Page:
5. send PR (if you start by pressing edit button on the target repo's file – it will clearly suggest to make a PR after commit was saved to your auto-forked repo)

## B (for changes across multiple files)

3. add ssh key on github site
4. clone repo to the desktop over ssh
5. > Write & commit change(s)
6. git push
7. back to the still open github page of your fork and send a PR

@dym
>signup for github (how is this different from any other service website today)

it is different from the email workflow, which is exactly what I am pointing out. Also note that GitHub, Gitea, GitLab, Phabricator, etc - all require this step on potentially hundreds of instances.

>edit right in the browser

Fuck this shit. I immediately close pull requests from anyone who used the browser editor, because it means they didn't test their changes. Test your fucking changes.

i use web editor for typos in docs and readmes all the time, there is literally nothing to test lmao

this "GNU purism" stance is why some programming communities have a bad rep
@dym @sir I doubt that the idea of using the proper tool for a certain task is "GNU purism". Thinking your browser is an OS and should be used for every task imaginable (from the mistaken idea of "convenience") is why browsers are the piles of steaming shit they are today.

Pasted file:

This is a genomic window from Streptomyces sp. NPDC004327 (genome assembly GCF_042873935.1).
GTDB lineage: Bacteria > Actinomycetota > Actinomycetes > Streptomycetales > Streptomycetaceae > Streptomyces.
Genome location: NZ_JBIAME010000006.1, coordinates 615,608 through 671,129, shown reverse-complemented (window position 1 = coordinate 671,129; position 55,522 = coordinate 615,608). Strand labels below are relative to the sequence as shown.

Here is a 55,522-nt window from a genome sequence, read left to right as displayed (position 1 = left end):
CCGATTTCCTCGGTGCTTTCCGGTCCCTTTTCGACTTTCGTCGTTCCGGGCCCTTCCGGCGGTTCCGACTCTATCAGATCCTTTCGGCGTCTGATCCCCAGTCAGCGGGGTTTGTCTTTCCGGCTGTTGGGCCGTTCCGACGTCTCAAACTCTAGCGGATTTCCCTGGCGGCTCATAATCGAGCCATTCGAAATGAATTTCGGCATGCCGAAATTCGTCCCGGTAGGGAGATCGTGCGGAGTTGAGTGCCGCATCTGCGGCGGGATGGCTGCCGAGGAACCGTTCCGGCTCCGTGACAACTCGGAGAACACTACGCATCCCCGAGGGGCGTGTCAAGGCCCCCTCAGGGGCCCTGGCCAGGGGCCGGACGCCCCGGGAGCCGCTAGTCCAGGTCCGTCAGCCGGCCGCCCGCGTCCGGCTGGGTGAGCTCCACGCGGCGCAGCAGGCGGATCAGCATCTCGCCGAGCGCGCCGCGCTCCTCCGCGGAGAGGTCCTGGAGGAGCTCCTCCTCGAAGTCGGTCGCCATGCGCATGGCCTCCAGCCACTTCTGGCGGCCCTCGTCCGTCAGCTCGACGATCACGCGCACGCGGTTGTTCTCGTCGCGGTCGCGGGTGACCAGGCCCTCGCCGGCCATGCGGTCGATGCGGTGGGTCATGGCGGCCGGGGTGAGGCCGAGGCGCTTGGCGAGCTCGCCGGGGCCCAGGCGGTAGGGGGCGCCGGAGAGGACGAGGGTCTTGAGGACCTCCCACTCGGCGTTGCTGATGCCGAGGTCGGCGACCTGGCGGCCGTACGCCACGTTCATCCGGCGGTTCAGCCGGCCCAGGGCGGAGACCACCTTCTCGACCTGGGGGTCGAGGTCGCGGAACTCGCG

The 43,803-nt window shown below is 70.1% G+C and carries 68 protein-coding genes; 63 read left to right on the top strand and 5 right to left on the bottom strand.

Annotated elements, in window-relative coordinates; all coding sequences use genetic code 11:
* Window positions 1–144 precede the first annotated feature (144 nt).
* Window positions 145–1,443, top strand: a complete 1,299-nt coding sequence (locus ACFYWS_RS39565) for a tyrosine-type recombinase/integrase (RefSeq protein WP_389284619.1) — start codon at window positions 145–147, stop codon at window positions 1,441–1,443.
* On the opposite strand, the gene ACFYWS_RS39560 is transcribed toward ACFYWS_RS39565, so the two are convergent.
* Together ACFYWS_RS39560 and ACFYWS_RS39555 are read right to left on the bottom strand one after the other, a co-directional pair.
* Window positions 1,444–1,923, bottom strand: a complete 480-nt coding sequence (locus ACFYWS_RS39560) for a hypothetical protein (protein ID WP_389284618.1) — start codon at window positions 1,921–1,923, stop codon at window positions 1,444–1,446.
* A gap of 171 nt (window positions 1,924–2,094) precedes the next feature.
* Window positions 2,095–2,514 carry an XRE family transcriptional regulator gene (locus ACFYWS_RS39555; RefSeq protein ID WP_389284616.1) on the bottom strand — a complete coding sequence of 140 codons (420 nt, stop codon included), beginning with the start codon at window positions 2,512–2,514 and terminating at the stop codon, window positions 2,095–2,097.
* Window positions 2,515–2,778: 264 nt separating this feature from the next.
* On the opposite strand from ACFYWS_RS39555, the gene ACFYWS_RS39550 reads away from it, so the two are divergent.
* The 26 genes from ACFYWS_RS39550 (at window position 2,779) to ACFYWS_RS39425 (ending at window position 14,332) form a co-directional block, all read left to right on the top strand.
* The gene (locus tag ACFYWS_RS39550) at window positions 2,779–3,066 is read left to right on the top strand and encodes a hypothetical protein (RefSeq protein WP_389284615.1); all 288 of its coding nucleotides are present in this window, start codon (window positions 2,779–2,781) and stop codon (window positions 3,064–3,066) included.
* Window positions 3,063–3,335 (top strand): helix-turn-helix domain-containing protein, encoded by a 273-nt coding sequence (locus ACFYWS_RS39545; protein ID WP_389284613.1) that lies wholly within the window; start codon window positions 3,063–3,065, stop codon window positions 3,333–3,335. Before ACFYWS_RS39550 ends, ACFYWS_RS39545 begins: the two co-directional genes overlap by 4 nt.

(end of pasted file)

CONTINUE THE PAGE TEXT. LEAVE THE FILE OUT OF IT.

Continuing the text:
@tyil @sir you gatekeeping the past for no other reason than to prove superiority of your efficiency?
@dym @sir "gatekeeping the past"? What's that supposed to mean.

I see me claiming superiority either, just calling you out on bullshit, and explaining how your specific way of thinking has lead to objectively worse software over time.
@tyil @sir bullshit calling does not bring positive change. OS is where the apps are, and they all on the web.

you only want apps from the past where everything was written in assembly to run on casio watch – thats gatekeeping.

ease of build on top of webstack have proven to be more profitable than 10 years of research and development for a single enterprise product, or you also believe that internet should have never gone beyond academia?
@dym @sir You're making a lot of assumptions there, and all of them are wrong.

@mia Having never applied for a "full stack developer" job is easily my proudest accomplishment.

That shit needs to stop.

i was expecting some number of counterpoints, but alas
@dym If you had made any points, there would be something to counter. Instead, you made a number of ad hominems based on false assumptions of me.

@tyil @sir @dym I would like to know what you mean by the "mistaken idea of conveniece"? I understand the technical argument about bloated browsers but especially for non low level tech people it often seems really more convenient then anything else we have to do things in the browser.